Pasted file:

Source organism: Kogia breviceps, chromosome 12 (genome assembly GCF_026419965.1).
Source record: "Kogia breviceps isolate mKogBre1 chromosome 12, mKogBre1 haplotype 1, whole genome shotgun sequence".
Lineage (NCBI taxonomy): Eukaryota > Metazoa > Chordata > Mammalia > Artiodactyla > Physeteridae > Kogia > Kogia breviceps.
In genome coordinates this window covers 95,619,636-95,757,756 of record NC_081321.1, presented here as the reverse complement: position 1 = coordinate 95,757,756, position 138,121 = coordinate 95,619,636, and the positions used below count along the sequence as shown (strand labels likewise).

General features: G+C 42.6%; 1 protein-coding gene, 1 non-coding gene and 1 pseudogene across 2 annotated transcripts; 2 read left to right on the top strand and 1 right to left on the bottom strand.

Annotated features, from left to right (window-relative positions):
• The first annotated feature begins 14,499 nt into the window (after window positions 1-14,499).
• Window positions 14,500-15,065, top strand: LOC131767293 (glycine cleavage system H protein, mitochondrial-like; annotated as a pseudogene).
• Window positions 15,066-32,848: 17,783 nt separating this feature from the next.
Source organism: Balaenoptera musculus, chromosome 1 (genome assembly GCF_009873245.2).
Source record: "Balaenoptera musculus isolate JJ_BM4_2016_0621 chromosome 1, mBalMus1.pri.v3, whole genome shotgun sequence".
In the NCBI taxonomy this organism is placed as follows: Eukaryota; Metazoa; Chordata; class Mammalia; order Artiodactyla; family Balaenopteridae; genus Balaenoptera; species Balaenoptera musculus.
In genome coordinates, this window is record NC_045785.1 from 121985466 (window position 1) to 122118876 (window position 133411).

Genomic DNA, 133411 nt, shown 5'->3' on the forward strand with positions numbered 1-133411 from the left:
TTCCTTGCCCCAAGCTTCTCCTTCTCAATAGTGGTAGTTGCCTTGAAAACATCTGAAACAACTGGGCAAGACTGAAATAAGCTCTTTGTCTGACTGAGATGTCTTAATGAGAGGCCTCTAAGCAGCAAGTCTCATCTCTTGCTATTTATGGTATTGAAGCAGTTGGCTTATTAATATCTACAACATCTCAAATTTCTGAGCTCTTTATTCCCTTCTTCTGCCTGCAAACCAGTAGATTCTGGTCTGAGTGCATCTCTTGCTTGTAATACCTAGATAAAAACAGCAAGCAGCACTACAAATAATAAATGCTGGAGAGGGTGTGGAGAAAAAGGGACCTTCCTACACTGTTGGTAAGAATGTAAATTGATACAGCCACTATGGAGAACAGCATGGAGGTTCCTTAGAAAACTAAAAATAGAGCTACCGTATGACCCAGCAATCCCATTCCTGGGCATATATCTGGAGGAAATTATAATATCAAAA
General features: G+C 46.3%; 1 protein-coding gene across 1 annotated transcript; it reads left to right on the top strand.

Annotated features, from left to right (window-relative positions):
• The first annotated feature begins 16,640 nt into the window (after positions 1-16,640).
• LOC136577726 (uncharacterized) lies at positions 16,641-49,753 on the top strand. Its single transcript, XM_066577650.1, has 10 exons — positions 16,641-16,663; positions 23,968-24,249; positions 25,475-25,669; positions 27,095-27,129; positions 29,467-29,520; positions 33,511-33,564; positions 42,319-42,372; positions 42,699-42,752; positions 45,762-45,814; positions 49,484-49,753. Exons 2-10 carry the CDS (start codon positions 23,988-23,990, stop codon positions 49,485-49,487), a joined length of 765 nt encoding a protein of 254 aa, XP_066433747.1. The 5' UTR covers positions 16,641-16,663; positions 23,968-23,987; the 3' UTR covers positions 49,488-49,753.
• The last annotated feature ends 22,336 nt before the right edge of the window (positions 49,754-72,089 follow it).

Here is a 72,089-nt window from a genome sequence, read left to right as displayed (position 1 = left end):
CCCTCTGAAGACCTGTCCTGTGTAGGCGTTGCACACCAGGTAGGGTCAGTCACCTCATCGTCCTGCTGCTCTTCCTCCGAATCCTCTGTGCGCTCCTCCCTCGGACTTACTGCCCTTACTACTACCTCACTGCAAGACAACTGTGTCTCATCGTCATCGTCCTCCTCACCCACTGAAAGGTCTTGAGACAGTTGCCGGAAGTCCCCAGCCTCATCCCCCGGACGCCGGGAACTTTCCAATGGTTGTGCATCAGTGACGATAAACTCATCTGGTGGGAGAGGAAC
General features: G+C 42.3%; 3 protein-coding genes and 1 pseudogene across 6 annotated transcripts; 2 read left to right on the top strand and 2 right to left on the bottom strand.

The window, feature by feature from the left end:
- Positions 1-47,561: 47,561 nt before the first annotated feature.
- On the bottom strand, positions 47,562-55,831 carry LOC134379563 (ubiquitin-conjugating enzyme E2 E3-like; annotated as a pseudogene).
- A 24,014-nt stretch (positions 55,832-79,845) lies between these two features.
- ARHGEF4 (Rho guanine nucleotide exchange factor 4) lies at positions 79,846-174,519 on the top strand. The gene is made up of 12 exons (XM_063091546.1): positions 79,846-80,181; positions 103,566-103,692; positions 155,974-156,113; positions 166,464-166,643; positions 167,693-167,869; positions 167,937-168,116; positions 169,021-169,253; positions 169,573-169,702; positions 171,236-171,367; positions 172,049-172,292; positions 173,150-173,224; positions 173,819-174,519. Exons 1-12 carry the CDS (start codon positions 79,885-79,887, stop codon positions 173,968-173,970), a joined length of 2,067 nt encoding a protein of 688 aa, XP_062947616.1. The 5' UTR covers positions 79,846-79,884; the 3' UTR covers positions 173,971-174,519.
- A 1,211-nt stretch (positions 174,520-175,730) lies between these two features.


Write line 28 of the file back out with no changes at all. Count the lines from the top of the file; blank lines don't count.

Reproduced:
- ARHGEF4 (Rho guanine nucleotide exchange factor 4) lies at positions 79,846-174,519 on the top strand. The gene is made up of 12 exons (XM_063091546.1): positions 79,846-80,181; positions 103,566-103,692; positions 155,974-156,113; positions 166,464-166,643; positions 167,693-167,869; positions 167,937-168,116; positions 169,021-169,253; positions 169,573-169,702; positions 171,236-171,367; positions 172,049-172,292; positions 173,150-173,224; positions 173,819-174,519. Exons 1-12 carry the CDS (start codon positions 79,885-79,887, stop codon positions 173,968-173,970), a joined length of 2,067 nt encoding a protein of 688 aa, XP_062947616.1. The 5' UTR covers positions 79,846-79,884; the 3' UTR covers positions 173,971-174,519.